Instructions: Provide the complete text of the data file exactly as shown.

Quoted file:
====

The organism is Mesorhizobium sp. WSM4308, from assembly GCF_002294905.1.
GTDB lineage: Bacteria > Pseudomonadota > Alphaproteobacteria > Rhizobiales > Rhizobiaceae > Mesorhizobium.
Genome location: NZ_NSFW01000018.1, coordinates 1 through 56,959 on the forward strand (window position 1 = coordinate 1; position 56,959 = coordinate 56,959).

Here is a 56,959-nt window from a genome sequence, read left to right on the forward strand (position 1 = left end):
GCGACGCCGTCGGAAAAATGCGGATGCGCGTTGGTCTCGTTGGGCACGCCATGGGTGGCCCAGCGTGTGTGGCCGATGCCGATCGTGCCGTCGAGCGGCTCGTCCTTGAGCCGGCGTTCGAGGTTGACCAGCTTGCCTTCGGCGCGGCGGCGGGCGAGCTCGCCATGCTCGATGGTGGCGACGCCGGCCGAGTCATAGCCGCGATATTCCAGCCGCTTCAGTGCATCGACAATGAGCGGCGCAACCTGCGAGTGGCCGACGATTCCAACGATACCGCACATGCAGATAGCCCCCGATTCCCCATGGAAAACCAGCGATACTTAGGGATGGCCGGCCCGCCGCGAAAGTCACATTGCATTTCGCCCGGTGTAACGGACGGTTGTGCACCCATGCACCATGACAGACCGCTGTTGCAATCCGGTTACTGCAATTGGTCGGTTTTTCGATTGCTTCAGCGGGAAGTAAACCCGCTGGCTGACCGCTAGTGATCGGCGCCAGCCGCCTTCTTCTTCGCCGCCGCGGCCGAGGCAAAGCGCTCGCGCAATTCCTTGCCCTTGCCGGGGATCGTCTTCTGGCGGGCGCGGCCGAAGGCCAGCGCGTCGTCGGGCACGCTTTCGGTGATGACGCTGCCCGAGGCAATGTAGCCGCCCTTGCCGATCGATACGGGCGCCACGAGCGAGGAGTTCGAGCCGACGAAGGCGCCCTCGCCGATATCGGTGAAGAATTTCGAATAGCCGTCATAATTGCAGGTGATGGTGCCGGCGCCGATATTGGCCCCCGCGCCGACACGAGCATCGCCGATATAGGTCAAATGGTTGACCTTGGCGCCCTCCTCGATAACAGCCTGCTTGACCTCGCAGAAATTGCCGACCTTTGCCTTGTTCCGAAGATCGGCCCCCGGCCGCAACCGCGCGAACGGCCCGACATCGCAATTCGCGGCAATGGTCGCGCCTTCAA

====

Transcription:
The organism is Mesorhizobium sp. WSM4308, from assembly GCF_002294905.1.
GTDB lineage: Bacteria > Pseudomonadota > Alphaproteobacteria > Rhizobiales > Rhizobiaceae > Mesorhizobium.
Genome location: NZ_NSFW01000018.1, coordinates 1 through 56,959 on the forward strand (window position 1 = coordinate 1; position 56,959 = coordinate 56,959).

Here is a 56,959-nt window from a genome sequence, read left to right on the forward strand (position 1 = left end):
GCGACGCCGTCGGAAAAATGCGGATGCGCGTTGGTCTCGTTGGGCACGCCATGGGTGGCCCAGCGTGTGTGGCCGATGCCGATCGTGCCGTCGAGCGGCTCGTCCTTGAGCCGGCGTTCGAGGTTGACCAGCTTGCCTTCGGCGCGGCGGCGGGCGAGCTCGCCATGCTCGATGGTGGCGACGCCGGCCGAGTCATAGCCGCGATATTCCAGCCGCTTCAGTGCATCGACAATGAGCGGCGCAACCTGCGAGTGGCCGACGATTCCAACGATACCGCACATGCAGATAGCCCCCGATTCCCCATGGAAAACCAGCGATACTTAGGGATGGCCGGCCCGCCGCGAAAGTCACATTGCATTTCGCCCGGTGTAACGGACGGTTGTGCACCCATGCACCATGACAGACCGCTGTTGCAATCCGGTTACTGCAATTGGTCGGTTTTTCGATTGCTTCAGCGGGAAGTAAACCCGCTGGCTGACCGCTAGTGATCGGCGCCAGCCGCCTTCTTCTTCGCCGCCGCGGCCGAGGCAAAGCGCTCGCGCAATTCCTTGCCCTTGCCGGGGATCGTCTTCTGGCGGGCGCGGCCGAAGGCCAGCGCGTCGTCGGGCACGCTTTCGGTGATGACGCTGCCCGAGGCAATGTAGCCGCCCTTGCCGATCGATACGGGCGCCACGAGCGAGGAGTTCGAGCCGACGAAGGCGCCCTCGCCGATATCGGTGAAGAATTTCGAATAGCCGTCATAATTGCAGGTGATGGTGCCGGCGCCGATATTGGCCCCCGCGCCGACACGAGCATCGCCGATATAGGTCAAATGGTTGACCTTGGCGCCCTCCTCGATAACAGCCTGCTTGACCTCGCAGAAATTGCCGACCTTTGCCTTGTTCCGAAGATCGGCCCCCGGCCGCAACCGCGCGAACGGCCCGACATCGCAATTCGCGGCAATGGTCGCGCCTTCAA